The Exeter Book is a 10th-century anthology of poetry in Old English and is the foundation volume of Exeter Cathedral Library. It is of the greatest importance not only to the UK but internationally: in 2016, UNESCO added the manuscript to its Memory of the World Register of artefacts of global cultural significance.
The anthology (Exeter Dean and Chapter Manuscript 3501) was written down by a single scribe – no doubt a monk – in about 970. Most surviving Old English texts are in prose (the Anglo-Saxon Chronicle, for example) and there are only four known poetic manuscripts: the Beowulf manuscript in the British Library, the Junius manuscript in Oxford, the Vercelli Book in Italy, and the Exeter Book. There is no duplication of contents between the four codices. Though incomplete and damaged in a few places, the Exeter Book is the largest, the best preserved and probably the earliest of them – the oldest book of English literature in the world, of incalculable value.
Having been donated to the cathedral by its first bishop, Leofric (d.1072), the manuscript has been in Exeter since at least the 11th century and has been kept and cared for in the Cathedral Library ever since that time. It contains some 40 poems – predominantly Christian in outlook though a few originate from the period before the conversion of the Anglo-Saxons to Christianity – and nearly 100 poetic riddles. Elegies such as the Wanderer and the Seafarer are among the best known of its varied contents and have inspired writers from Ezra Pound to JRR Tolkien. The riddles (a few of which have bawdy double meanings) are virtually all those which survive in Old English.
The Book bears the marks of its past and appears to have been put to unlikely uses over the years – as a press for gold and silver leaf, a cutting board and a glue stand.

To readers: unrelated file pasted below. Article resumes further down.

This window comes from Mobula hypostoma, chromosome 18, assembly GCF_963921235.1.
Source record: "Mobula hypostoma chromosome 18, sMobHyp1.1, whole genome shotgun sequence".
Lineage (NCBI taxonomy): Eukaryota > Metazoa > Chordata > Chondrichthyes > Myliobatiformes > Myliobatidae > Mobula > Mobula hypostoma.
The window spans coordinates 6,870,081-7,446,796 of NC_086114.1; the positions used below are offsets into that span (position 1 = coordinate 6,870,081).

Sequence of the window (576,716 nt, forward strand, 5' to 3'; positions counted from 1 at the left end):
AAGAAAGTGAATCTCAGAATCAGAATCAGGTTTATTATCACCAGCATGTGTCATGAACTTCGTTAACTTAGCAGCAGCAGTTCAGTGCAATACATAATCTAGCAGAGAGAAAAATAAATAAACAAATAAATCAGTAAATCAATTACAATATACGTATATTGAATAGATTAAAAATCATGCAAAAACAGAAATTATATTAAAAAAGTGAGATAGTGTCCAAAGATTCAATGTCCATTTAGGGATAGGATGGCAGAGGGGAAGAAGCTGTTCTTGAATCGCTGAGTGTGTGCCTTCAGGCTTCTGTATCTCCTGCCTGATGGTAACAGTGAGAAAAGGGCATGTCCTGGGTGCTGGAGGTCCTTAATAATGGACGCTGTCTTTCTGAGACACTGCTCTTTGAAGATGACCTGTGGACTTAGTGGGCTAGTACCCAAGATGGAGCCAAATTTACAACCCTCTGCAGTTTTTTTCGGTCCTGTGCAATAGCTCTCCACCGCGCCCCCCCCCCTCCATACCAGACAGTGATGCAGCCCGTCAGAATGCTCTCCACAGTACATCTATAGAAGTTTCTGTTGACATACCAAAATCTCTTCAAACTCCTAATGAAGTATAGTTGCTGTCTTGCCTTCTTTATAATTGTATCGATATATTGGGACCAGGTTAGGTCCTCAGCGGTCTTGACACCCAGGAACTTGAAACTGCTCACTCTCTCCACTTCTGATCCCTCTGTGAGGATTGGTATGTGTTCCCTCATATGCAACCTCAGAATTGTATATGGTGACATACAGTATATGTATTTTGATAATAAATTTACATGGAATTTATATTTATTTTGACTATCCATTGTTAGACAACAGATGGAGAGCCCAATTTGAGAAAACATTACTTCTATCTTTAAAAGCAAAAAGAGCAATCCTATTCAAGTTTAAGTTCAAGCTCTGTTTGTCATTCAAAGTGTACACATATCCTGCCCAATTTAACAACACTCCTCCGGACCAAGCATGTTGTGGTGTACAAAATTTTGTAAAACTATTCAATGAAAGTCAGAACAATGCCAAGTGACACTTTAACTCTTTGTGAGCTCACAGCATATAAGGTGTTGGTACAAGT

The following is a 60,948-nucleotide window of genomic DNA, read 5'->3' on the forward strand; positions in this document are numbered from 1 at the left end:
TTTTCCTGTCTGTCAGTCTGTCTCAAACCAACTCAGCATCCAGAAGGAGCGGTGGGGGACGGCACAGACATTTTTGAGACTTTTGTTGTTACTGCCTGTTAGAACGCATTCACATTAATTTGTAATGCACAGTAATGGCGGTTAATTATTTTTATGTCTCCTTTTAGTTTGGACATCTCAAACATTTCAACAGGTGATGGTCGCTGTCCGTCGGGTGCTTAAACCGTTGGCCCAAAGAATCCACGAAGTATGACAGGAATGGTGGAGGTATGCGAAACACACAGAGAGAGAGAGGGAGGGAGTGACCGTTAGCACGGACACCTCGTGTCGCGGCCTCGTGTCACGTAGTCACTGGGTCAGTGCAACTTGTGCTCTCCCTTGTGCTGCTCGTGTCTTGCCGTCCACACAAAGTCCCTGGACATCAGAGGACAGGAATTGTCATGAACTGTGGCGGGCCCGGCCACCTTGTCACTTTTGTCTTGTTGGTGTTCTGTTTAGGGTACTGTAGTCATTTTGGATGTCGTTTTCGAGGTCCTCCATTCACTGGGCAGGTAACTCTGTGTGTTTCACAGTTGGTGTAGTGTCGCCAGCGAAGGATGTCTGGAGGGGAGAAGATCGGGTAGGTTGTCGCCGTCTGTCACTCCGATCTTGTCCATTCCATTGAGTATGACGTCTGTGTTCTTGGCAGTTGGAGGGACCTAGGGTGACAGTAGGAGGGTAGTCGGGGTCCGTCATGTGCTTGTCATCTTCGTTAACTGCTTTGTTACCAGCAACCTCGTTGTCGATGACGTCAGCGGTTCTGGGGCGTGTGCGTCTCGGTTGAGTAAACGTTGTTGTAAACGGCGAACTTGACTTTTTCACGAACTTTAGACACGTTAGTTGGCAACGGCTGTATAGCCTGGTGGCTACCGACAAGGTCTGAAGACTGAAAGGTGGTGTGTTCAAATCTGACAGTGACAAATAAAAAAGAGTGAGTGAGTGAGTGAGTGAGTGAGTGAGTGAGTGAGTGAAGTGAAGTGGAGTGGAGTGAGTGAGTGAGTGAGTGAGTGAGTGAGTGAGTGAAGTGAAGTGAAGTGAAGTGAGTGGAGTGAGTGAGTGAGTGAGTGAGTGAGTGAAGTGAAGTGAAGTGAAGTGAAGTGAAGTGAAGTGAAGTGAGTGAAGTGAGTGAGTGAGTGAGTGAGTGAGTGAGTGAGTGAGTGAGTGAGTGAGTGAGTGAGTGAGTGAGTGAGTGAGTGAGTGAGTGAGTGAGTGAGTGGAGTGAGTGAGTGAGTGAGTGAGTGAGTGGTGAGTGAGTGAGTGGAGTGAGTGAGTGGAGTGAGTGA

The Exeter Book is a cultural artefact that matters to us all – in the city, the region, and the wider world – and by means of the Exeter Book Project the Cathedral and the University of Exeter are determined to make it accessible for all, using the latest technology and with the shared aim of curating our cultural heritage for today and the long-term future.
Exeter was designated a UNESCO City of Literature in 2019, and is one of just 39 Cities of Literature across the world. The Exeter Book, itself granted UNESCO status as one of the world's principal cultural artefacts, is a key example of the city’s rich literary history. The Exeter Book continues to provide inspiration in this City of Literature, including to a number of our friends and partners, such as Spork!, author Philip Reeve, and Double Elephant Print Workshop. More of the region's literary heritage can be seen here.
This complete digital copy of the Exeter Book allows its 123 written leaves to be viewed in exceptionally high resolution by readers, enabling them to see in close-up how the parchment of this ancient book was made from different animal skins, home in on individual letter forms (including runes), corrections, editorial additions and the uninked drypoint images inscribed on some of the leaves, in addition to appreciating the poems in context by means of single and double page openings. The site guides users through the world of the Exeter Book, the rich variety of themes treated in the array of poems and riddles which tell us so much about the outlook of the Anglo Saxons, their knowledge of the world, the strange lands beyond their own shores, their values, religious beliefs and even their (often edgy) sense of humour.
In creating these resources, the project team have drawn on the expertise of a wide range of researchers in literature and history from Exeter and its partner universities as well as the digital specialists based in the University’s Digital Humanities Lab.